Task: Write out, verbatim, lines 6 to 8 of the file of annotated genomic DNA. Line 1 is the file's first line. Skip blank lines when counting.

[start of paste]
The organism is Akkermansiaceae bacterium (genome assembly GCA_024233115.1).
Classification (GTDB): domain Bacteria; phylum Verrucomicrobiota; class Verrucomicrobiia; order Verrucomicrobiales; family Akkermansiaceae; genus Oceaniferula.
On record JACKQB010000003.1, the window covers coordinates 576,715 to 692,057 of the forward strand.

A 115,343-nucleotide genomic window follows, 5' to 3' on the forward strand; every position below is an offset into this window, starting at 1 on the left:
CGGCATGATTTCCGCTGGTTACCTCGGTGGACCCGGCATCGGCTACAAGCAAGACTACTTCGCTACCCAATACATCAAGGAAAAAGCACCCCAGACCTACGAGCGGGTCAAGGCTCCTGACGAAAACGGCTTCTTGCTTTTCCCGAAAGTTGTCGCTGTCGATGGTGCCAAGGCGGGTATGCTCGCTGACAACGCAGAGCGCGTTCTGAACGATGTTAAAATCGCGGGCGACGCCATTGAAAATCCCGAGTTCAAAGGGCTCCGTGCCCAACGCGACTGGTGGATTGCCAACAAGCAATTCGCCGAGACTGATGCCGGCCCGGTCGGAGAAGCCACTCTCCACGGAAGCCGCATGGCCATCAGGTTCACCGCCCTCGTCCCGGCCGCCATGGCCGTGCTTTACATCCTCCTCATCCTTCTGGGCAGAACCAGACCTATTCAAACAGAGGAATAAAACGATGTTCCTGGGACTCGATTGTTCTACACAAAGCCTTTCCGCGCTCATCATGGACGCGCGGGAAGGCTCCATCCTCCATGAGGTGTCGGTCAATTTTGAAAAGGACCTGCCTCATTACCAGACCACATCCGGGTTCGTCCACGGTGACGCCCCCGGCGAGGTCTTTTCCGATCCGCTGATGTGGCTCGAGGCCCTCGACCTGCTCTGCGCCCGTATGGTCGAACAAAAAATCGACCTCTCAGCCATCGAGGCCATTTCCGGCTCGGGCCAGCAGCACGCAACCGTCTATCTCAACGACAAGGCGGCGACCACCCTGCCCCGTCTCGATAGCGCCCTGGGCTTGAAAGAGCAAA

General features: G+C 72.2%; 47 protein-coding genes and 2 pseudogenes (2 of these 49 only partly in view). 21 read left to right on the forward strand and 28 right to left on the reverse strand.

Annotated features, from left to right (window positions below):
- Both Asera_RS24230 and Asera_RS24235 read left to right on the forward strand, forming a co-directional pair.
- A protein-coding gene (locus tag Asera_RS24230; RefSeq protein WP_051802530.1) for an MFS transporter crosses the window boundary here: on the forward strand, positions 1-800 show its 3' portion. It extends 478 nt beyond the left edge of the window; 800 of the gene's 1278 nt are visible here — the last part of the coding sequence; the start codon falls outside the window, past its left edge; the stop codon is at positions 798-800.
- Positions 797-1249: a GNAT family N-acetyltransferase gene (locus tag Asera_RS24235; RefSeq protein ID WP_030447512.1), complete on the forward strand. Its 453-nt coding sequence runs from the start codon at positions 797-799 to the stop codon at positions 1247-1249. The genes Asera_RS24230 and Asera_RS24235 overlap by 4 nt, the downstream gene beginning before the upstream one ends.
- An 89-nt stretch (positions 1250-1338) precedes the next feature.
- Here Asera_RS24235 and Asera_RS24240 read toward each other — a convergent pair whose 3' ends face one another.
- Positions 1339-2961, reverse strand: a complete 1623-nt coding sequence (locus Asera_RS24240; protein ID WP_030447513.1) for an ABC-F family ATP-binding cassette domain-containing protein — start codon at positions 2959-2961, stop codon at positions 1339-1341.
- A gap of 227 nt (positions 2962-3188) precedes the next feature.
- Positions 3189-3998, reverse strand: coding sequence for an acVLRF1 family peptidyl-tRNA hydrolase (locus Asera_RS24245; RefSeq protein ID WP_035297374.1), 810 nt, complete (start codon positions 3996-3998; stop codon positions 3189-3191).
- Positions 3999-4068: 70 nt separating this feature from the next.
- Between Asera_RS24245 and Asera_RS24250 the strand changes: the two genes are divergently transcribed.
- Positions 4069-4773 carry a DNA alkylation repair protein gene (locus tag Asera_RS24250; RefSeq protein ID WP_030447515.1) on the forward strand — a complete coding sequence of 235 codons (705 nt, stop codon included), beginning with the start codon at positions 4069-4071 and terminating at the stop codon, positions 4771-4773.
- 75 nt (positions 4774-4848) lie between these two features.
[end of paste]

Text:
General features: G+C 72.2%; 47 protein-coding genes and 2 pseudogenes (2 of these 49 only partly in view). 21 read left to right on the forward strand and 28 right to left on the reverse strand.

Annotated features, from left to right (window positions below):
- Both Asera_RS24230 and Asera_RS24235 read left to right on the forward strand, forming a co-directional pair.